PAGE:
On a certain level, you do have this sense of paranoia but at the same time, you can’t get out of the burden of proof altogether. And the JFK assassination conspiracies don’t arrive at that, outside of mountains of blind alleys and tangential connections that tell us nothing aside from JFK being a President, a playboy, a rich kid and whose life naturally involves a greater mass of people than an ordinary victim of a drive-by. JFK isn’t the protagonist of reality and at the end of the day his assassination probably more a great spectacle than a great event of the 20th Century unlike Lincoln’s assassination. Politically MLK and Malcolm X’s assassination was more consequential, and MLK and Malcolm X are great figures not JFK.

  15. Lumumba certainly wasn’t as powerful but all JFK’s power didn’t make him bullet-proof.

    Who knows what JFK’s legacy would have been if he’d lived. Not on a par with Malcolm X and MLK’s, for sure. But he’d have had the job of dealing with the civil rights movement that fell to LBJ.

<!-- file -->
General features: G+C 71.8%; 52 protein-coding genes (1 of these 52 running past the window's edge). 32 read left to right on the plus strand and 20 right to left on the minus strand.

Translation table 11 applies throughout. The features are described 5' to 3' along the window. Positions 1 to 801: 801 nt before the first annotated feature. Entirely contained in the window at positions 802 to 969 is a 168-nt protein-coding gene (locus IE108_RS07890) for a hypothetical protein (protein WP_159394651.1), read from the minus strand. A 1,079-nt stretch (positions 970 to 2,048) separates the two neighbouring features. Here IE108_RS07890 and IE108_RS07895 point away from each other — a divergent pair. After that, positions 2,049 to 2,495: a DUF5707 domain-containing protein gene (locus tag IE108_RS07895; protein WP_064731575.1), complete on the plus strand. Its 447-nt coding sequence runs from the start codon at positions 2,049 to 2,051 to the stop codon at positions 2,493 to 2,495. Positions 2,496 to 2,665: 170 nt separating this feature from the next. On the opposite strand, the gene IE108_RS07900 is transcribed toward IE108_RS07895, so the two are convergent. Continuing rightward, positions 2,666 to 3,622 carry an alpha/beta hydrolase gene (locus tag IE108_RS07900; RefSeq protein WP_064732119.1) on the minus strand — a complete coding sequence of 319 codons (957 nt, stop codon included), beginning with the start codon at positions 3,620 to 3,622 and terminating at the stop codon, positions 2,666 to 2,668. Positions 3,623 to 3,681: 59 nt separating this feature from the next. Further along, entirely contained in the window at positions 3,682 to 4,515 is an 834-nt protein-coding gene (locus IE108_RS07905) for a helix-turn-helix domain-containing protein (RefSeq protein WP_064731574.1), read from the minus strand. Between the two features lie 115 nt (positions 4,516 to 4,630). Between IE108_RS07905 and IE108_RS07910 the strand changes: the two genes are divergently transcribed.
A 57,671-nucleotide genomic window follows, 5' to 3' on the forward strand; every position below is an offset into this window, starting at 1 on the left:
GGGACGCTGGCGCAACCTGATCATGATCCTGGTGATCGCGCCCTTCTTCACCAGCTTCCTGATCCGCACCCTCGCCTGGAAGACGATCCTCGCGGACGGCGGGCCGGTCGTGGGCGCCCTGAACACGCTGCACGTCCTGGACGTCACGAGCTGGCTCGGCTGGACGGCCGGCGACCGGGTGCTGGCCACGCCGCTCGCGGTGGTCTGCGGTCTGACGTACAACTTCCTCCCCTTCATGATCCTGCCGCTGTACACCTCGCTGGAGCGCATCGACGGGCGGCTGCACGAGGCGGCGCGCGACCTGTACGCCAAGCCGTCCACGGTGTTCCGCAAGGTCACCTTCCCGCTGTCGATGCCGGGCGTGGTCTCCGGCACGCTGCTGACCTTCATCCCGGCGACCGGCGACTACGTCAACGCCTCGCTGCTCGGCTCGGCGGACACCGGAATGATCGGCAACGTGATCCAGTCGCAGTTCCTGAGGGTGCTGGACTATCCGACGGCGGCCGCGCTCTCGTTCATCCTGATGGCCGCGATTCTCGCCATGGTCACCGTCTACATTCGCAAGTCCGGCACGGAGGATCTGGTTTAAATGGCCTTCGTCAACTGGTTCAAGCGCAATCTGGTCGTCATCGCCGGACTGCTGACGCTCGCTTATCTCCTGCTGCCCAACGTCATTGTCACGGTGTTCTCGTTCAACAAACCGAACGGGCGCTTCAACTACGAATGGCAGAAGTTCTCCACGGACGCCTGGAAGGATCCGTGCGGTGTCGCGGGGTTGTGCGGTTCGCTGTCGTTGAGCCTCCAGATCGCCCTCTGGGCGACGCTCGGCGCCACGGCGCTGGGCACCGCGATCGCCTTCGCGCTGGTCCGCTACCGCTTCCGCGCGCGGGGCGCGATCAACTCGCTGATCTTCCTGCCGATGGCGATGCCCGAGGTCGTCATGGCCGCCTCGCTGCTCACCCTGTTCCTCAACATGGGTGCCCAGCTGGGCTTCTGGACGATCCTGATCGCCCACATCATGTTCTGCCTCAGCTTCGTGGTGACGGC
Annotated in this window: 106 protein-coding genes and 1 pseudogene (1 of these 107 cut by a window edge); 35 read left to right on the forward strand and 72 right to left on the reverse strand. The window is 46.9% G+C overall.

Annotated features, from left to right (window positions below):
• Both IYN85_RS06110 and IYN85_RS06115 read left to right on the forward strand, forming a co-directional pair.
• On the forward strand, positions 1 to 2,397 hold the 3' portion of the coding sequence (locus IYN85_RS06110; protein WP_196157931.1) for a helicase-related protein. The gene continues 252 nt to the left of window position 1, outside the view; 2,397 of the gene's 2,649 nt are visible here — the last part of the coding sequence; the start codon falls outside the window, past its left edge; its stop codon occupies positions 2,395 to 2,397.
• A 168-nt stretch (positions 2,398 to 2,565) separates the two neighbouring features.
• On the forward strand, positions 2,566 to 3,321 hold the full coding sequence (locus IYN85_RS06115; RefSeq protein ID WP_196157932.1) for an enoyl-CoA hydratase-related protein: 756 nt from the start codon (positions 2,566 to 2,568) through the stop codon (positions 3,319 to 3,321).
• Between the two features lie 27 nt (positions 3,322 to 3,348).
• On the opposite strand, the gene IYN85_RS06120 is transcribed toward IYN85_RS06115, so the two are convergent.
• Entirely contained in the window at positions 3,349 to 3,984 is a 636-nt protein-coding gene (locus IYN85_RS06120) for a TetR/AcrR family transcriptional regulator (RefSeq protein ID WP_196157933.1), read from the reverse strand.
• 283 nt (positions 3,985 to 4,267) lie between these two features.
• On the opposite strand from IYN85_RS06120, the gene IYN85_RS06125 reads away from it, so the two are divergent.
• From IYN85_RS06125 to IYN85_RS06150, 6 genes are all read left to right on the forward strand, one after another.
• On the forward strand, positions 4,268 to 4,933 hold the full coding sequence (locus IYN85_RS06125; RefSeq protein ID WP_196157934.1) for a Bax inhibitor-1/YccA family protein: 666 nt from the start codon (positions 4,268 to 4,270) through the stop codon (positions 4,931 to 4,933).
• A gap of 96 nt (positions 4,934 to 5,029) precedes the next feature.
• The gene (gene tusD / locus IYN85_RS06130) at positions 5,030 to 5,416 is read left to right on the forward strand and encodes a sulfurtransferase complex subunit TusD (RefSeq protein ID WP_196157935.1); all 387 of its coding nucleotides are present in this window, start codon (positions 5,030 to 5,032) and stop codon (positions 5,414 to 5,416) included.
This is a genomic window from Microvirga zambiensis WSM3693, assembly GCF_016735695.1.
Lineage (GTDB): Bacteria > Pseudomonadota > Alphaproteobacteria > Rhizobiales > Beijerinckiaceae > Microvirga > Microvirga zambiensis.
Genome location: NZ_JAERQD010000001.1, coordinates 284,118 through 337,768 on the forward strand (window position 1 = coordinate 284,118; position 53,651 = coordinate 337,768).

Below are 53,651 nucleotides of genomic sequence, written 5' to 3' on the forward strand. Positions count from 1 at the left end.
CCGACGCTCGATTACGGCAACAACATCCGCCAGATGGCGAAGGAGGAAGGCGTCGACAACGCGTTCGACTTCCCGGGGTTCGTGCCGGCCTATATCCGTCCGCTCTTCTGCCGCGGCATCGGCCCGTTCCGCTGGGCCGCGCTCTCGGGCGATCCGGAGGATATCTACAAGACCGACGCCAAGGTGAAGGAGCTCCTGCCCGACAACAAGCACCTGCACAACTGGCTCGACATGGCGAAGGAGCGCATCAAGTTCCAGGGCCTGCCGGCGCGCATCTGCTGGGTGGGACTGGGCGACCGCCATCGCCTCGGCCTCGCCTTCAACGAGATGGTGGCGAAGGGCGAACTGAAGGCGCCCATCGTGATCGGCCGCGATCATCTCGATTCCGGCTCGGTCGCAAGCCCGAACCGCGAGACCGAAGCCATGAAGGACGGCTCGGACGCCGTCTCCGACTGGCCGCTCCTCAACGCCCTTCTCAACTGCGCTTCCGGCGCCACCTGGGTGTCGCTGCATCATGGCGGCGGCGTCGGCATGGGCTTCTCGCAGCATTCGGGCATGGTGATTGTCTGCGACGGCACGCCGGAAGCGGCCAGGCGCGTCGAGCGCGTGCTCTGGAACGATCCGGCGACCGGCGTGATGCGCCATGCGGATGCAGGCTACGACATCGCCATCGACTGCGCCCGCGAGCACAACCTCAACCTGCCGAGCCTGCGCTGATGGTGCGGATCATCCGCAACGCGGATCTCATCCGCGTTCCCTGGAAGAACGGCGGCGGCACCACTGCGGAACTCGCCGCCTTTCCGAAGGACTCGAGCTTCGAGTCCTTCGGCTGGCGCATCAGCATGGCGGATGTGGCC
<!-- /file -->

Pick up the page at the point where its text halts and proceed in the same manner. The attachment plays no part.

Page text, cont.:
That spate of assassinations, along with Watergate, helped foster a paranoid mindset which is still with us today, and if there were a conspiracy, that would seem to have been its purpose.

  16. John Seal Says:

    I highly recommend the recently released THE ASSASSINATION AND MRS. PAINE. Ruth Paine, of course, lived with Lee and Marina Oswald in the days leading up to the assassination and has been the subject of many conspiracy theories as a result. All of which she denies convincingly in this film – she’s in her late 80s but is as sharp as a tack.

  17. Oh, that sounds great! Marina Oswald seems like an incredibly important figure. My reading has so far failed to turn up her explanation of WHY Oswald had her take those pictures with the rifle, or anyhow what reason he gave her.